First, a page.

Second Test Match

West Indies v England

In the end this became the great escape story -- a match apparently lost by England but finally saved by Amiss who batted for the last nine and a half hours and scored 262 not out.

Yet the achievement of Amiss, strongly and bravely supported by the tail, tended to hide the fact that this was another Test match in which England were put in jeopardy by the failure of the men in the first half of the batting order.

When Denness won the toss on a pitch without pace or vice he must have been hoping for a score of around five hundred. Instead, before the first day was out, England had lost five wickets for 224 and were already committed to a rearguard action.

It was a day on which the bad ball became deadly. Amiss, Hayes and Greig all hit catches off long hops from slow bowlers. Jameson went a long way down the pitch to Gibbs, hit his own ankle instead of the ball and was stumped, while Boycott, hampered for much of his innings by a pulled leg muscle, was splendidly caught by Kanhai, rolling over at short mid-off, when driving at Sobers.

By the end of that opening day it was almost certain that the West Indies could not lose the match. Yet in the second half of the England innings they found resistance stiffer. Admittedly Denness, who remained the last hope but Underwood, Knott and Pocock played with such determination that the last three wickets put on 67.

Even so, 353 was a moderate score which looked somewhat less than that by the time Rowe and Fredericks had scored 206 for the first West Indies wicket. Fredericks, a left hander who played well within limitations set by himself, was the artisan of the partnership; Rowe, who at that point had scored all his ten first-class centuries before his own Jamaican crowd, was the artist.

His footwork and his balance were superb. Yet from that point of depression England's bowlers, without much success to urge them on, produced a dogged defiance that actually pinned Kallicharran, Lloyd and Sobers to defence.

It was a fine performance, valuable in its context, for it erased the fear of a huge West Indian score made quickly, which would in turn have lengthened the time England would have had to survive in the second innings.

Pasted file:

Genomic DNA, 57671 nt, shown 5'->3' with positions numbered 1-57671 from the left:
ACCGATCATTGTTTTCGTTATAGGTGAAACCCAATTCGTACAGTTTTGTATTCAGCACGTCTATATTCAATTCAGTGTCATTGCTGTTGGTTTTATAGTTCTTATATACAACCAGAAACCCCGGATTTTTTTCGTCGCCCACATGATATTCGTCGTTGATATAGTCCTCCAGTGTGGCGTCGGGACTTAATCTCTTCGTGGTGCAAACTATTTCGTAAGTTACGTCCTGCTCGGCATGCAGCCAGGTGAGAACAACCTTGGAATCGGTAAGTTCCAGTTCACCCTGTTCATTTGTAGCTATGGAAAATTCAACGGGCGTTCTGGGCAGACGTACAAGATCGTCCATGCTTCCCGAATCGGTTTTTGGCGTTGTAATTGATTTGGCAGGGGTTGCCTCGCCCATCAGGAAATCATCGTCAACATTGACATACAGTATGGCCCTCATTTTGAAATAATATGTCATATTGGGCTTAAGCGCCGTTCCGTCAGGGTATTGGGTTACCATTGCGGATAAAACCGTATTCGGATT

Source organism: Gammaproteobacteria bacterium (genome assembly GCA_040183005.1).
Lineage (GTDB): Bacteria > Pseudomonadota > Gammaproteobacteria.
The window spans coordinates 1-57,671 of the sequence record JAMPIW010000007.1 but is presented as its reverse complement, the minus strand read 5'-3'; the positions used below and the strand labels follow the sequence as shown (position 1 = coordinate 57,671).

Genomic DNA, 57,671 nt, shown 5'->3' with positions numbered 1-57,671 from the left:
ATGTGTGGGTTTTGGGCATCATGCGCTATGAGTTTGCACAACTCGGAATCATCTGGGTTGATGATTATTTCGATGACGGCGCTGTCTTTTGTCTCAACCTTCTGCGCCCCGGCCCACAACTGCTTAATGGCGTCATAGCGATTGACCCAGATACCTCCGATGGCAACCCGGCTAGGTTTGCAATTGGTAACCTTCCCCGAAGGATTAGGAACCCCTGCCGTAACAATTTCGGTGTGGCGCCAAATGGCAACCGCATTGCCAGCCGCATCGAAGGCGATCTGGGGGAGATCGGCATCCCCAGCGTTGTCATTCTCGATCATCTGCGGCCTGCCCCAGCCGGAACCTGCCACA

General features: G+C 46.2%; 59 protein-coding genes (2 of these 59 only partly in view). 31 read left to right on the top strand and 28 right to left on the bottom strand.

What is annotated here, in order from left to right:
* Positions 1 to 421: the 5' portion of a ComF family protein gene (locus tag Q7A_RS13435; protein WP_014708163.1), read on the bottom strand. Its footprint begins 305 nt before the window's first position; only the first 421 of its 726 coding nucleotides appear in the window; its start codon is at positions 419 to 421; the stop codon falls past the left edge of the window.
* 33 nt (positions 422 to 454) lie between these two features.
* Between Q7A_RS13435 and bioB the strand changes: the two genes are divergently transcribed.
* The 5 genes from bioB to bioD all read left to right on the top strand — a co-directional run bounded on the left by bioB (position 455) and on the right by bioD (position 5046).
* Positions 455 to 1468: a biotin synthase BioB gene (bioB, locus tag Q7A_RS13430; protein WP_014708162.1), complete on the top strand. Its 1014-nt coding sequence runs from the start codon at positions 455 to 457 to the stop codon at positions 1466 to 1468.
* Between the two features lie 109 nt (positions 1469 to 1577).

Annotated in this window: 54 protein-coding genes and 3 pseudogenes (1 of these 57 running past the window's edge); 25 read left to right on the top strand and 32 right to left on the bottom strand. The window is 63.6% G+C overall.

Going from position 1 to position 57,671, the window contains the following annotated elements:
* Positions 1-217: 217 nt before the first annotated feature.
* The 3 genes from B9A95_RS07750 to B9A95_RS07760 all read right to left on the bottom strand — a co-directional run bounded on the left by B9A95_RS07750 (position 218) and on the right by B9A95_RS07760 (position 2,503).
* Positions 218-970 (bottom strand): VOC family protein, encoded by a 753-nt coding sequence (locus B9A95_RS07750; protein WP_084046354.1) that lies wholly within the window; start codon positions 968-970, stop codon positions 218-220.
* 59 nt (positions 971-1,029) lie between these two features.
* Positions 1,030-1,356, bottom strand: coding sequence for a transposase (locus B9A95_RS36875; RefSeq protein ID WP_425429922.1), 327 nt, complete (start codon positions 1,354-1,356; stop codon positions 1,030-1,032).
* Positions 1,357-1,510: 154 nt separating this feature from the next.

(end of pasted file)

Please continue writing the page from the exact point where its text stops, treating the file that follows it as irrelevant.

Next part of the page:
By the start of the fourth day, the West Indies were pressed into making up time. The outcome was explosive. In 58 balls Julien hit 66, adding 112 with Sobers in seventy-five minutes.

Sobers, who for once in his life played the role of junior partner to whoever was at the crease with him, scored 57 and at lunch West Indies, who had added 149 in two hours off only 30 overs, declared at 583 for nine. England's bowling, so efficient the evening before, had suddenly been made to look defenceless and bewildered.

By the end of that remarkable fourth day it seemed unlikely that England could survive. With ten hours left they could only retreat and the chances of their doing so successfully were reduced dramatically when Boyce had Boycott caught off a bouncer that brushed his glove in the third over.

By the time the score was 217 -- West Indies had led by 230 -- five wickets had gone and Amiss had only Knott and the tailenders left for company. Among those who had fallen was Hayes, thrown out by Lloyd from cover when Amiss unaccountably challenged the man who is probably the best cover point in the world.

He did the same thing later with the result that Knott also was run out (each time Lloyd scored a direct hit on the stumps). Those two errors made it even more imperative that Amiss should stay and he responded magnificently.

Immediately at the start of the fifth day he had a piece of luck which almost certainly cost West Indies the match. He turned the third ball of the day firmly but straight into the hands of Sobers at backward short leg. It fell out again.

Thenceforth, England played cricket of real courage as pressure built up both on the field and in the crowd. Underwood, who had been sent in as nightwatchman, did as much as anybody to inspire it, batting on another seventy-five minutes into the last day and bravely fending off bouncers, particularly from Boyce, that became too numerous to be acceptable.

Again, when Knott was quickly dismissed it seemed that England, 41 ahead with three wickets left, were doomed. Then Old, not the best player of fast bowling, withstood another barrage of bouncers, to use up another hundred minutes. He and Amiss put on 72 for the eighth wicket.

Yet, such was the delicate balance of time and runs that it was not until after tea that England were finally out of danger. By then Pocock had stayed with Amiss for eighty-five minutes scoring four runs. In the end England made 432 for nine, at which point Amiss, who had never before in his first class career scored a double century, led them off the field for the last time. His was the hero's role in a classic escape.

The receipts, £36,000, were a record for Jamaica.

© John Wisden & Co